food                         ***************
 books                        ***************
 random internet memes        *************
 biking                       **********
 genuine status updates       ********
 commuting                    *******
 hacking                      *****
 coffee                       ****  
 blogging                     **
 TV                           *
 home decorating              *
 emo                          *


As a plus, I was guilted by drheld to finally implement a procmail gateway to Twitter. Now I can post a status update from my Crackberry in under 10 seconds!
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The Dawes


Last Christmas, sjwalters left me his bike. He had acquired a broken down 10-speed and was using it during his co-op term. It was in a sorry state. Walters still managed to haul it up Mount Madonna (and survived the descent with only half a brake).

He locked it to my back gate and when I got back to the city in January, I took it down to the Bike Kitchen and started work. After four months of spending a couple nights a week in the shop I had stripped the bike down and rebuilt it as a sweet city bike. I've ridden it to work once but made the mad dash down the Civic Center bus many times. It is fast and it has a personality.

From the original parts, I kept the frame, fork and handlebars, the saddle, the pedals and the brakes: all got a good scrubbing. I ripped off the entire drivetrain and replace the heavy heavy cranks and front chainrings with a single 52. I replaced the cassette with a lightly used 13-32 5-gear cassette from the Bike Kitchen's part room.

I repacked the bearing in the headset and both wheels. The chain, cables, tires, rim tape and bar tape are brand new.

I promised Walters I wouldn't repaint the frame, so it is still faded green and orange rattlecan. I did try the clean up the Dawes faceplate, but it is still tinted orange.

Next up, I would like to build a new set of wheels, but that might be a project for next winter (winter in San Francisco, ha!)
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Solving SET

Does a given hand of cards in the game SET contain a set?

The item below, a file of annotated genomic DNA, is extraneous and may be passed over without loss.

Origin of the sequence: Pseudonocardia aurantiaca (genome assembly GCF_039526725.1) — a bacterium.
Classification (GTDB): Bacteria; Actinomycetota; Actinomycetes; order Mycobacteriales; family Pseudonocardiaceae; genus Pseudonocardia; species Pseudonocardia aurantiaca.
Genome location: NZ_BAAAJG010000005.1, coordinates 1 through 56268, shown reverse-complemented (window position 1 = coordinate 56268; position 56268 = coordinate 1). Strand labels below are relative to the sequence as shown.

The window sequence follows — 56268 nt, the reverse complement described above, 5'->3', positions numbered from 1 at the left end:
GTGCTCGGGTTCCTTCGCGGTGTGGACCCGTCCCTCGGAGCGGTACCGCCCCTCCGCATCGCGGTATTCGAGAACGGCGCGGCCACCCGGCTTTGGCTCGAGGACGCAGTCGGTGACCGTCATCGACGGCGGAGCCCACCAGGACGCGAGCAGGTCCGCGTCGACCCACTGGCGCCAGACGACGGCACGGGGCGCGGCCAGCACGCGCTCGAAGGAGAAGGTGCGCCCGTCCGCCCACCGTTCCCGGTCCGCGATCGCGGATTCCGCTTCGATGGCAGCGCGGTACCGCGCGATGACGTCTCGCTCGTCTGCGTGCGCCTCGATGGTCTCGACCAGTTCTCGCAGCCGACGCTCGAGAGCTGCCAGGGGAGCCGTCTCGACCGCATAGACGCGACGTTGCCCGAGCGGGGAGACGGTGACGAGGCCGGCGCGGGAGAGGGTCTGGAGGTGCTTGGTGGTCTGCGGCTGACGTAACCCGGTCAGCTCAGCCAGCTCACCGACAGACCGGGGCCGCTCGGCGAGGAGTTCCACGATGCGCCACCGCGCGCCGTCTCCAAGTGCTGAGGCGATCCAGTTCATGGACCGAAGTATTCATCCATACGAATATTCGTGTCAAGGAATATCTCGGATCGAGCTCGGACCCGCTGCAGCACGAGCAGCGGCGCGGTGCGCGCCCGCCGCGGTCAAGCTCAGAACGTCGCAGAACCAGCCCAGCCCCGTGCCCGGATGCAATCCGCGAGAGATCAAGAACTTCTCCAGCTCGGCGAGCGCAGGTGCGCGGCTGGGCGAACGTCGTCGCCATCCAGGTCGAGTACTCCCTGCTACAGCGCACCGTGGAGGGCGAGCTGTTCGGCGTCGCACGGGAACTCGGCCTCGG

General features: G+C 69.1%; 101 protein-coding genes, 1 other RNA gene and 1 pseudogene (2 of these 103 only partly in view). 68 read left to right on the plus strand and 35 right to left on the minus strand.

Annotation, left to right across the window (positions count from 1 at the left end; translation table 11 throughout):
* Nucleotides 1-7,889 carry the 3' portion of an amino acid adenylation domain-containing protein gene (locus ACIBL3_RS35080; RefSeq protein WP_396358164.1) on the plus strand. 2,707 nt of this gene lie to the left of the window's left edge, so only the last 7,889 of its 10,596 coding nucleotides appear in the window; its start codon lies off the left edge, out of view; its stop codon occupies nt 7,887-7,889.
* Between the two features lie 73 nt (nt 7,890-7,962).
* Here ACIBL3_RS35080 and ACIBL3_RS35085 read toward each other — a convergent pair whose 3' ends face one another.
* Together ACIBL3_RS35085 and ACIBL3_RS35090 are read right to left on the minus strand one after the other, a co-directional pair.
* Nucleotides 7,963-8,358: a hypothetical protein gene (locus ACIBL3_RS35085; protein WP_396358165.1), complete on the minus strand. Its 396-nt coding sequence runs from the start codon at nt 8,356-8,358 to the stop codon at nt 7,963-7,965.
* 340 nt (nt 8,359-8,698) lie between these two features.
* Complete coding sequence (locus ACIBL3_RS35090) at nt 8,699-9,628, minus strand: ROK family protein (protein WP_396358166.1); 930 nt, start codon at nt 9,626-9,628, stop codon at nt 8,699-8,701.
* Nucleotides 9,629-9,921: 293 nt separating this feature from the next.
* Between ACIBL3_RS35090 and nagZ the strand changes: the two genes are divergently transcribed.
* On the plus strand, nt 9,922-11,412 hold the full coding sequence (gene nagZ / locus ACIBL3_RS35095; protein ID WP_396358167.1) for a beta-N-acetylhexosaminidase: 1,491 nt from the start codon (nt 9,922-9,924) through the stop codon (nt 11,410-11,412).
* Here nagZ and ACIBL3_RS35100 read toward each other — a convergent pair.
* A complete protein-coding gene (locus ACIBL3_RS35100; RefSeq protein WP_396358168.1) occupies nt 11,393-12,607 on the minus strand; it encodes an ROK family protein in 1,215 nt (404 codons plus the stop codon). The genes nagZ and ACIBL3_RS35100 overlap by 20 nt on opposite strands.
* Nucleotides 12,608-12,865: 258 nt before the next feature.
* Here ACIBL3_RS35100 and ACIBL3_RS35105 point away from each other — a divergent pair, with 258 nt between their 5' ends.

There are a few SET solvers available on the Internet. As far as I can tell, there are no papers that propose an algorithm.

Steve Nolte and Sam Liew both implement an O(n^3) brute force algorithm in bad JavaScript.

Meng Wong and Bryan Donovan used an O(n^2) algorithm which relies on the property of SET: for any two cards there is a third that will form a set.

Can we do better? Probably.
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The Public Library

Among other, much more exciting things, I refilled my SFPL request queue over the weekend.

The first two books were available this morning, so I stopped by the library on the way to work and picked them up.

I finished the first one: 'The Millionaire Next Door' on the bus. Short synopsis: spend little, pick the right profession. Like most investment/life events books, it was targeted at aging baby-boomers who are concerned about retiring. The authors spend half the book making the point that cash handouts spoil adult children.

I was somewhat disgruntled by the assumption that everybody needs a house and car and the only investment goal is retirement (or maybe having an arbitrary number in your bank account). In general, I would not recommend the book.

But of course, the least popular books will be dequeued first; I have 252 people ahead of me for Unaccustomed Earth, so that better be good. To fill the queue, I am currently using the best sellers list from the New York Times, the San Francisco Chronicle, the Globe and Mail and the Sunday Times. From each list I take the top fiction book and the top two non-fiction books -- more if they look interesting. I am also working my way through a couple people's reading lists.

I am open to other book lists if anybody has any suggestions.